The ex-Oranje captain labelled monkey chants aimed at members of the Holland side an "embarrassment to the Polish authorities", insisting Uefa and the police should support playersFormer Netherlands star Ruud Gullit has insisted that players should be allowed to leave the field of play during Euro 2012 in order to tackle racist issues straight away.
Problems with racism have threatened to overshadow the football in Poland and Ukraine, with worries building before the competition even began and numerous television programmes investigating the issue.
Now the tournament is underway it has been reported that members of the Dutch squad were subjected to monkey chants during training, while the Czech Republic's Theodor Gebre Selassie was allegedly verbally abused during his side's defeat to Russia on Friday.
Italy striker Mario Balotelli had been quoted saying that he would walk off the pitch if he heard racist chants but Uefa president Michel Platini suggested that it is down to the referee to stop the game, and players may be booked for taking matters into their own hands.
Goal.com exclusively reported that Gullit had hoped that the host nations will realise that they are showcasing themselves to the rest of the world and that the abuse suffered by the Dutch players would be a one-off.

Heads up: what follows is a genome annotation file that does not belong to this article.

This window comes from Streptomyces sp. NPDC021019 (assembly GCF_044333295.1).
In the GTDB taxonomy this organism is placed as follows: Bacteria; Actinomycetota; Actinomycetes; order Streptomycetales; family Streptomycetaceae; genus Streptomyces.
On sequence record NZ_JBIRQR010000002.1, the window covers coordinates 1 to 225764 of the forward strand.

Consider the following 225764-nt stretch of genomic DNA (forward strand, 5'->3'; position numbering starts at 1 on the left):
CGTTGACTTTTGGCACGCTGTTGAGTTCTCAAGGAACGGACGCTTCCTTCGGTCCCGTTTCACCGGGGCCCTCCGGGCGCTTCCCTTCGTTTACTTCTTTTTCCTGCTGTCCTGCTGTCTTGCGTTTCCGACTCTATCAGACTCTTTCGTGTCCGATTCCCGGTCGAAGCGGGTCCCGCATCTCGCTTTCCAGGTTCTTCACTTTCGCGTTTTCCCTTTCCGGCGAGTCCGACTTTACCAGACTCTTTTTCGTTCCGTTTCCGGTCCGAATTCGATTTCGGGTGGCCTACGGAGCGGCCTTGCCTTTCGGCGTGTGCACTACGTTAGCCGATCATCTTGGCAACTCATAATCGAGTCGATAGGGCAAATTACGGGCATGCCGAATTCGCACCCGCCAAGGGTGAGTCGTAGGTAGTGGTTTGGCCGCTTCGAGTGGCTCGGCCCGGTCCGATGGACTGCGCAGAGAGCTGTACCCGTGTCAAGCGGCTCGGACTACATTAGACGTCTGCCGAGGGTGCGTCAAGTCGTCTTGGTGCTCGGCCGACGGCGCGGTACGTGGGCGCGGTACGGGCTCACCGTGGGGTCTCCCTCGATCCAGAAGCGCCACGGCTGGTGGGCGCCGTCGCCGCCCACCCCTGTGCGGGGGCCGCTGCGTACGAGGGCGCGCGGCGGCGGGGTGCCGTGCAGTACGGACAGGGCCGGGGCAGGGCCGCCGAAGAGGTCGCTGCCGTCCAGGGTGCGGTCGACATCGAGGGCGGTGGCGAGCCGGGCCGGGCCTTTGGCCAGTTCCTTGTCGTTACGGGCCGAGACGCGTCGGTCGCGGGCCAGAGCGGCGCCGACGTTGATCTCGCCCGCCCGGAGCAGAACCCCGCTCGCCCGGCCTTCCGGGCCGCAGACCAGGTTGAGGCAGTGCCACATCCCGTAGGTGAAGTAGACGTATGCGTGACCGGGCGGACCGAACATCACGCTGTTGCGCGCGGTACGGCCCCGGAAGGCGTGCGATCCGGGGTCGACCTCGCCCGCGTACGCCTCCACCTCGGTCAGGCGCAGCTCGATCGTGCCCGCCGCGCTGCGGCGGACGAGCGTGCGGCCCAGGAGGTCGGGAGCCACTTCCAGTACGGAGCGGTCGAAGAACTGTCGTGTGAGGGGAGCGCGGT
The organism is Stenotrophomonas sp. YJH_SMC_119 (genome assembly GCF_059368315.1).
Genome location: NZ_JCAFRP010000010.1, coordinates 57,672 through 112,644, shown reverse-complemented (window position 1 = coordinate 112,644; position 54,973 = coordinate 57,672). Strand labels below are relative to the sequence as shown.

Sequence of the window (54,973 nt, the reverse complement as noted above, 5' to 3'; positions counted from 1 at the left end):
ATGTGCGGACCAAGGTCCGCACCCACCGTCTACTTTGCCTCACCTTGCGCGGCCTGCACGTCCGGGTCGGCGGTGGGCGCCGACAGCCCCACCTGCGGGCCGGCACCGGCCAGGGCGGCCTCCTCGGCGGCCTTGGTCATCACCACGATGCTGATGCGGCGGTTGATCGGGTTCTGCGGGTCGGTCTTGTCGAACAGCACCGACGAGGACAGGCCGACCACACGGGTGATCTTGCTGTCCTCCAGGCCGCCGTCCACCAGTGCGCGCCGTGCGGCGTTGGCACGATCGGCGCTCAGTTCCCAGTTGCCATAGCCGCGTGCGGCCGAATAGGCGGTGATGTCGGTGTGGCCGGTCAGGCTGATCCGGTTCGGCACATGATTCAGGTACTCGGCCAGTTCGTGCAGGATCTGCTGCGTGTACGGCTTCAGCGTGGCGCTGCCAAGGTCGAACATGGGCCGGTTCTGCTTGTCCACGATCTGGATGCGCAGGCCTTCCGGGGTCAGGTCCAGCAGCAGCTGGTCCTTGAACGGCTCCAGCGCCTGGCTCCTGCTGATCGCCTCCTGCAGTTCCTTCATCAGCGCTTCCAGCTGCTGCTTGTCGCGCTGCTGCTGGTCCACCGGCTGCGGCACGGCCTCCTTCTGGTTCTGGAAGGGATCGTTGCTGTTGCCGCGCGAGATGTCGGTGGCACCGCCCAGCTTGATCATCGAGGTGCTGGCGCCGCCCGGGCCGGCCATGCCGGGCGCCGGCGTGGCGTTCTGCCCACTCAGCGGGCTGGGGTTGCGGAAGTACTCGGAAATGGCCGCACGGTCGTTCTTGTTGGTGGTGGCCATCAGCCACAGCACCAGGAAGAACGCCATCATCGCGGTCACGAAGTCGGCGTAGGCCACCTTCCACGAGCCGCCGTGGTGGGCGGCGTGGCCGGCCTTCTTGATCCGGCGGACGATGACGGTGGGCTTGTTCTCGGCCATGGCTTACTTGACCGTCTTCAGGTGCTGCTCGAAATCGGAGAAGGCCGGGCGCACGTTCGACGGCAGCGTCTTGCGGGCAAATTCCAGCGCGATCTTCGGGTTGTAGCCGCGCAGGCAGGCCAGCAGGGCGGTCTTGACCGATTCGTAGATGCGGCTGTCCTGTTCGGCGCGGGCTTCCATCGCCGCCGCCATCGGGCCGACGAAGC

The ex-player, who captained his nation to European success at Euro 1988, branded the chants towards the Netherlands' players as an embarrassment and firmly believes players have the right to walk off the field in order to make a statement.
"The monkey sounds that greeted the Holland team at their training session this week were an embarrassment to the Polish authorities," Gullit told the Daily Mail. "The problem of racial abuse of footballers is now on everyone's radar and it has to be dealt with.
"Uefa have given referees the power to stop a game and I am behind that. The problem needs to be tackled straight away, so players shouldn't just keep quiet and play on like in my day.
"It has been suggested by the Uefa president Michel Platini that players would be booked for leaving the field as an act of retaliation and defiance. That, in my opinion, is the wrong message.
"If a player is racially insulted, he should have the right to leave the field. I would like to think we can trust referees to take everyone off but, if the officials are not supporting the players correctly, then the individual should act. The message this would send out: 'we will not tolerate this abuse'."
The former Oranje man recalled his own playing days, when he used to ignore any racist abuse as authorities would not do anything to help. Now, he thinks in the modern day bodies such as Uefa should support the players.
"When I played, I received racial abuse but I was just one of a few black players and we weren't backed up by the authorities," Gullit explained.
"I used to ignore the abuse and felt powerless to change attitudes. My only weapon was my performances on the pitch.
"We are beyond that now though. We just have to hope that racism doesn't haunt this tournament but that, if it does, the response is strong. The players need the support of Uefa and the football authorities need the support of the police."